Watch an archive interview of William Butler, an NYPD detective who spent years searching for Etan Patz, the boy who went missing in 1979.
The FBI and NYPD are searching the basement of a building in SoHo for the remains of 6-year-old Etan Patz, who went missing 33 years ago, NBC New York first reported Thursday.
Patz disappeared after leaving his home just down the block, on his way to the school bus stop on May 25, 1979.
Officials are searching the basement of a building on Prince Street that is connected to a handyman who had contact with Patz just before he disappeared, according to a law enforcement official.
Authorities recently got an alert from a cadaver dog they brought into the 13-by-62 basement at 127B Prince Street, about 200 feet from the building where Patz lived. (See map below)
Law enforcement sources say investigators have talked to the handyman, Othneil Miller, and that he made statements that raised their suspicions.
Sources also say they have evidence to suggest Patz had been in the basement before.
Investigators have also questioned a second person of interest in connection with the case, according to sources.
Miller did not answer his door on Thursday at his Brooklyn apartment.
NYPD spokesman Paul Browne said there is dry wall in the basement that wasn't there in 1979, and authorities are removing it and digging through the basement and brick walls.
Investigators recently went to the DA seeking a search warrant based on the new information. They plan to be at the building into the weekend, officials told NBC New York.
Authorities from the city medical examiner's office were also on scene to help determine whether any findings are human remains.
FBI spokesman Tim Flannelly said the Patz family was notified before the search began.
"We're hoping that there will be real results," Flannelly said. "This little boy disappeared in 1979, and here we are in 2012 still hopeful that we can bring closure to the investigation."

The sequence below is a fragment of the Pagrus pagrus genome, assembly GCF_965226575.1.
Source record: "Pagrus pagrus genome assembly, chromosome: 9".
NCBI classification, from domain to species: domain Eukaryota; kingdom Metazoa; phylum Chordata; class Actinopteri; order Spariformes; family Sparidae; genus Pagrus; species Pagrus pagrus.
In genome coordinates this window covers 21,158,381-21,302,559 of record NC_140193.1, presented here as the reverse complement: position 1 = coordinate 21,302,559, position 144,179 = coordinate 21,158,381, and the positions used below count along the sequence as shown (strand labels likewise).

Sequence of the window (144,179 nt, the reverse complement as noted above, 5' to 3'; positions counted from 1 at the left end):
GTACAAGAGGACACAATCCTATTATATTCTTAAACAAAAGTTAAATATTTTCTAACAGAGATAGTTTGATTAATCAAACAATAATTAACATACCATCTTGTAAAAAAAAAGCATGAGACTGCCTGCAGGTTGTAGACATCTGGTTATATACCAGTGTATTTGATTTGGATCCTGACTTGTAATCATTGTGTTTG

The search for Patz in 1979 was one of the most high-profile missing child cases in New York City history. President Ronald Reagan declared May 25 National Missing Child Day in his honor.
Two years ago, Manhattan District Attorney Cyrus Vance Jr. said he was reopening the case, taking a fresh look at the evidence.
The DA declined to specify at the time why the case was reopened.
Patz was legally declared dead in 2001.
The prime suspect has long been Jose Ramos, who had connections to Patz's former babysitter. Ramos is serving 20 years in prison in Pennsylvania for another child molestation case.
In the 1980s, U.S. Attorney Stuart GraBois resumed the investigation of Ramos. When GraBois asked Ramos how many times he had sex with Patz, Ramos "broke down," GraBois told 60 Minutes in 2000.
During that questioning, Ramos admitted to having taken a young boy to his apartment on May 25, 1979, and that he later recognized the boy as Patz, declared missing on the news.
But Ramos said the boy had refused his advances, and that he let him go. Without any evidence, GraBois was not able to charge Ramos with the crime.
The Patz family filed a civil case against Ramos, and in 2004 State Supreme Court Justice Barbara R. Kapnick declared Ramos responsible for Etan's murder. The family was awarded $2 million, which they have not collected.
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